PG&E has provided information about their Community Wildfire Safety Program, which includes information for residents.
Please follow the link here: Community Wildfire Safety Program.
Earlier this year, Stanford's Bill Lane Center for the American West had planned an in-person Workshop on Wildfire Management. It was reformated into a virtual workshop that includes a recorded keynote presentation "What Motivates Homeowners to Mitigate Fire Risk? Lessons from Social Science" and two recorded pannel discussions, "Wildfire Management and Preparation during the COVID-19 Pandemic" and "Preparedness adn Recovery: The Human Dimensions of Wildfires". In addition, there are student poster presentations of original wildfire-related research available for viewing.
Please follow the link to access this resource: Wildfire in the West: Workshop on Wildfire Management (virtual format)
At the March Fire Safe meeting, Dr. Matteo Garbelotto of UC Berkeley presented the lates information about SOD (Sudden Oak Death) and its relationship to fire ecology (please see meeting notes from March 2020 for a recap). Dr. Garbelotto also invited anyone interested to participate in the annual SOD Blitz which is run by his research program at UC Berkeley.
In light of the recent COVID-19 shelter-in-place order, Dr. Garbelotto provided us an update that the SOD Blitzes for 20202 will still be running, using new and approved guidelines.
Copied below is his message with more details:
March 31st, 2020
Concerned Californians, nature-lovers and environmentalists,
You are receiving this email because in the past you have attended one of the many programs offered by the U.C. Berkeley Forest Pathology and Mycology Laboratory (www.matteolab.org<http://www.matteolab.org>). I know many of you have participated in at least one annual SOD Blitz. SOD Blitzes have grown to become the gold standard in the field of Citizen Science programs aimed at protecting forest health, and you –the volunteers- are the main reason for this success. SOD Blitzes allow us to map the distribution of Sudden Oak Death (SOD) throughout the State each year. Mapping SOD in 2020 may be critical for various reasons: 1)- Areas with recent SOD mortality are much more prone to support extremely hot wildfires; 2)- SOD infected oaks fail, often when still green, with obvious consequences for property and people; 3)- Knowing where SOD is, allows local residents to choose to protect their oaks using science-proven disease management options; 4)- Two new strains of the diseases are looming at the edge of California forests and the SOD Blitzes are the only way to intercept them before they spread. These new strains could be a game changer in the negative sense of the expression.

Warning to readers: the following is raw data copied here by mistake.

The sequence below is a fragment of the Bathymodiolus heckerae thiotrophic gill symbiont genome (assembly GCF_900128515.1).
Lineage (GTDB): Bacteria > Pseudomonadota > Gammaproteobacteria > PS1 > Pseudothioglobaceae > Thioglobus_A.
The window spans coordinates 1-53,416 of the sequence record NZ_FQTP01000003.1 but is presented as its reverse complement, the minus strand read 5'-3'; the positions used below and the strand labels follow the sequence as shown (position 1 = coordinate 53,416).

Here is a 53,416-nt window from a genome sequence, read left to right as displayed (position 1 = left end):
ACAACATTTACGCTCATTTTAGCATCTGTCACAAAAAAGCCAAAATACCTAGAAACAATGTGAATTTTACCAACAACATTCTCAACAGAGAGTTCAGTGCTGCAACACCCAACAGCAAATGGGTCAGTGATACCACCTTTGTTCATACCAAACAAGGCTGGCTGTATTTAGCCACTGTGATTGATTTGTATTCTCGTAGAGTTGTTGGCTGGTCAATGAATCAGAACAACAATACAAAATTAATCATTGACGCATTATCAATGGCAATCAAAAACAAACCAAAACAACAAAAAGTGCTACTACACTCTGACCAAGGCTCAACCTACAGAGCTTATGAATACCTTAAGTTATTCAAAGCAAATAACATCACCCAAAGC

In spite of the ongoing health scare and of the statewide “Shelter in Place” ordinance, we have been able to redesign the 2020 SOD Blitzes to make them 100% safe and legal, an effective activity that allows you to exercise, and –of course- a powerful Citizen Science program that will help all of us protecting our forests. The program has received full approval by U.C. Berkeley and it will go on as long as we all follow the simple guidelines posted at www.sodblitz.org<http://www.sodblitz.org>. All of the training and free registration will be done online, you will pick up fully sterile collection and survey materials at a local SOD Blitz Station, conveniently located near a parking lot, and you will return your samples at the same SOD Blitz station or by mail, depending on where you are. All the precise information is available at www.sodblitz.org<http://www.sodblitz.org>. Remember, by participating in your local SOD Blitz, you will get a chance to exercise in nature while helping protecting our forests through a 100% safe activity.
Social distancing and clean “housekeeping” rules are strongly enforced, so when picking up or returning materials and stay at least 6 feet away from other volunteers. You will be allowed to survey and sample trees in private properties with the owners’ consent, along roads (be mindful of approaching vehicles), and in parks that may still be open to the public. Again, respect social distancing rules in the field as well. Do participate, because Sudden Oak Death is not stopping and we need to be proactive about it in order to succeed in our efforts to preserve our beloved oaks for future generations. In 2019 alone, more than one million trees were killed by SOD. Go to www.sodblitz.org<http://www.sodblitz.org> to familiarize yourselves with the easy-to-follow new SOD Blitz guidelines, and to find out the time slot that has been assigned to your neighborhood to perform the survey. This is an activity you can do with the entire family or with one friend: do not miss out the opportunity to be part of the solution.
Matteo Garbelotto Ph.D.
Mipeninsula Regional Open Space District wiil be having a virtual public meeting about their Wildland Fire Resiliency Program. This is an opportunity to learn more and provide actions.
Information from Midpen:
Now is a great time to comment on the Midpeninsula Regional Open Space District's Wildland Fire Resiliency Program.This proposed program will proactively expand our environmentally sensitive vegetation management to establish healthy, resilient ecosystems; reduce fire risk; and facilitate fire suppression.
Please join Midpen's board of directors for a study session:
Wednesday, April 8, 2020, 5-7 p.m.